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For as long as I can remember, theater has been my escape. In elementary school, I could hardly wait to see the musical Wicked for the first time. My family purchased the Broadway cast recording leading up to the show, and I listened to it religiously — on the way to school, on family road trips, and any other chance I got. I’m sure this mild obsession irritated my family to no end, but I couldn’t contain my excitement about seeing the musical.

When the night of the show finally came, I was entranced from the moment the lights went out. As I took in every note I’d heard on the soundtrack for weeks and admired each dazzling set design, my eyes were glued to the stage. My all-important worries about elementary school playground drama went out the window for two blissful hours. For weeks after that night, I longed to be back in my cushioned seat observing the incredible live performance.

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Photo by Christian Dionne from Wikipedia.org

Since then, going to the theater has been a way for me to forget about reality for a while. During my junior year of high school, I was spending extended periods of time preparing for an anxiety-producing national exam. In the middle of a Saturday afternoon study session, my dad told me he was able to get cheap tickets to see the musical Hamilton in San Francisco that night. Abandoning my flashcards for the evening, I drove into the city and went to the theater with my dad. Once the house lights dimmed and the stage lit up, I forgot about the impending exam and just enjoyed the show. At a time when every minute of my day had been devoted to the upcoming test, it was amazing to have all worries leave my mind.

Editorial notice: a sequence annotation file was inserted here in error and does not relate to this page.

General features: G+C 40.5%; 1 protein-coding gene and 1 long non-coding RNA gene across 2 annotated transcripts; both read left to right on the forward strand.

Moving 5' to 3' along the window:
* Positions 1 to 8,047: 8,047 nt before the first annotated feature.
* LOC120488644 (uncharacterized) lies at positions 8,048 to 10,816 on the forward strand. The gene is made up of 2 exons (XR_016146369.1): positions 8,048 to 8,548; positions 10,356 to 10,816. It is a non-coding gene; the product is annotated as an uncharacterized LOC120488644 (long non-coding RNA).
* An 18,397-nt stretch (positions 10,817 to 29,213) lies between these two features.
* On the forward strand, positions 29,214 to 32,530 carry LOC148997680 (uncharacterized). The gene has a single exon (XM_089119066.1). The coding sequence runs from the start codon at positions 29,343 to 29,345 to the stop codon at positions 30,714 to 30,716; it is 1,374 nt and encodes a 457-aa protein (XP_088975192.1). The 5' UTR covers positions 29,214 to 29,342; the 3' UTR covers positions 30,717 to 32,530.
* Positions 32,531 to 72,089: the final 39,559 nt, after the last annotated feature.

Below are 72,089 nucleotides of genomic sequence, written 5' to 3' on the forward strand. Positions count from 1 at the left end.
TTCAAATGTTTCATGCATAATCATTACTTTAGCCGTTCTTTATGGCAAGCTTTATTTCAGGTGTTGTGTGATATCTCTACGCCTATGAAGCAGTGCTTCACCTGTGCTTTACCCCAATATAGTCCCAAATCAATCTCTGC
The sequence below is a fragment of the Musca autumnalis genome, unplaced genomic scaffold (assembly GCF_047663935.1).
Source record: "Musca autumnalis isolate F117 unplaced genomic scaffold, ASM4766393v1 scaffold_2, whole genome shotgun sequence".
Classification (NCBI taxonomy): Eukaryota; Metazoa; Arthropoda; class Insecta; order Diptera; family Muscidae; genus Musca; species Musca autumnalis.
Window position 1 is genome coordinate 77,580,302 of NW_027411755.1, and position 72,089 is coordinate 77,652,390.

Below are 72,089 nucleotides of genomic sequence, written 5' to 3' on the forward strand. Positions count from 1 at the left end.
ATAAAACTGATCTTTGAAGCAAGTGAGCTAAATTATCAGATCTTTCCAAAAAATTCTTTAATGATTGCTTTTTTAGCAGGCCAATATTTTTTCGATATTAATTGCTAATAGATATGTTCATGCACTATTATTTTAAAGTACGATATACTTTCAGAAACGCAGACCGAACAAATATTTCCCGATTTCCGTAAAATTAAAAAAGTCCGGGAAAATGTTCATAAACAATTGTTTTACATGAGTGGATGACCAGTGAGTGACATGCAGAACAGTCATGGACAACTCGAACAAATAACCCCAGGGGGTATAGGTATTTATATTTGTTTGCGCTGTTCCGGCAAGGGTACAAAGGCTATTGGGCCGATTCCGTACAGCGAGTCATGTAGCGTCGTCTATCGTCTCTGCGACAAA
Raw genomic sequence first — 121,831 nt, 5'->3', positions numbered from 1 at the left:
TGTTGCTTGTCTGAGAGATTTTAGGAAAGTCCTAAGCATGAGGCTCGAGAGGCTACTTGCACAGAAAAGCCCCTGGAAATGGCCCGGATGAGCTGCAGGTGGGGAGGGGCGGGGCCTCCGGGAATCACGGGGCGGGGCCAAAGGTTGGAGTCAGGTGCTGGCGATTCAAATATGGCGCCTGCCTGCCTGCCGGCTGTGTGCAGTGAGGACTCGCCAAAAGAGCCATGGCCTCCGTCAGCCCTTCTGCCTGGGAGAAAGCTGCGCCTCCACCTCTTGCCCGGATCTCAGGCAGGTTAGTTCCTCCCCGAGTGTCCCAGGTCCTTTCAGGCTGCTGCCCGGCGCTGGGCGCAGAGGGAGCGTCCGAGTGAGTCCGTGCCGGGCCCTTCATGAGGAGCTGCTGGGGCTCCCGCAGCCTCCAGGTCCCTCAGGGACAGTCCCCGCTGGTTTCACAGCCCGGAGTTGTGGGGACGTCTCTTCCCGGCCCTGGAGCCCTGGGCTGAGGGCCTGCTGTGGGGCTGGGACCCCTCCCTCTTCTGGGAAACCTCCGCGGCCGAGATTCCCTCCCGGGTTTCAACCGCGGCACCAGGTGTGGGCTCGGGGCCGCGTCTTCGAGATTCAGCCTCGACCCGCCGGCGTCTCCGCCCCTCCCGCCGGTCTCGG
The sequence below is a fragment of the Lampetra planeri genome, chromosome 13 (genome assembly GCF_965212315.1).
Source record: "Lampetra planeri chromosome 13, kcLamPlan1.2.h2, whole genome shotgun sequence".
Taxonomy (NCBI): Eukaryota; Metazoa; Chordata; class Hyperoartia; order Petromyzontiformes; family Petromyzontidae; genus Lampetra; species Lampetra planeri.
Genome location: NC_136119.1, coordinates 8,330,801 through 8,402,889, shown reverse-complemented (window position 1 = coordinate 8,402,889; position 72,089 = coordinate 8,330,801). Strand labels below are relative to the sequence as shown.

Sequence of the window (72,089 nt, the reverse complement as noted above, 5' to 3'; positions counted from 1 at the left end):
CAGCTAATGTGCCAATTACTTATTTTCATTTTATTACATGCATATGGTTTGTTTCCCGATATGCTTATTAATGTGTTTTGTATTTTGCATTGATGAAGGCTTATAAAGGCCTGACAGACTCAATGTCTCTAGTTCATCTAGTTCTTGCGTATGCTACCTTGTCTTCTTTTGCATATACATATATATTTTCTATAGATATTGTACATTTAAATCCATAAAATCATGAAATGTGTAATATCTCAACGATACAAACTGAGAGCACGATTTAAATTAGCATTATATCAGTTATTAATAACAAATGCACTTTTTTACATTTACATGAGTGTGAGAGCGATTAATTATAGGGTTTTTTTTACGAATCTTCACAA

This past weekend, I was reminded of the powerful effects of theater. After a week of papers and midterms, I made my way back to campus on a Friday night to see a play by one of UC Berkeley’s performing arts organizations. As always, my attention was riveted on the stage for the entire runtime. I was completely absorbed by the plot’s many twists and turns, laughing, gasping, and applauding throughout the show. Especially in the middle of midterm season, forgetting about my schoolwork and focusing on a great play was exactly what I needed.

I sometimes wonder what it is about theater that is so special to me. Maybe part of it is the novelty. Tickets can be expensive, so I don’t go to the theater very often. When I do, it’s exciting to snag discounted prices and see a wonderful show for a fraction of the cost. I think another entrancing aspect of theater is the performances. With all the dramatic monologues and sensational musical numbers, I find myself completely captivated by the show. The dark house lights also help with the theatrical hypnosis, directing the focus away from my surroundings and onto the stage. Whether it’s the infrequent trips, awe-inspiring performances, or darkened room, there’s something about the theater that has cleared my head since childhood.

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Photo by Mathias Arlund on Unsplash

Especially as people get older and take on arguably more significant responsibilities, it is crucial to discover ways to escape. For some, that might be cracking open a good book or taking a long drive. For me, I knew I’d found my favorite form of escape the second I heard the Wicked cast recording. It might take some trial and error, but I hope you find your escape too.

Jennifer Anderson

UC Berkeley '22

Jennifer Anderson is a senior at UC Berkeley majoring in Media Studies and History. Outside of school, you can find her rewatching Glee for the 20th time, trying out new dessert recipes, and exploring the Bay Area.
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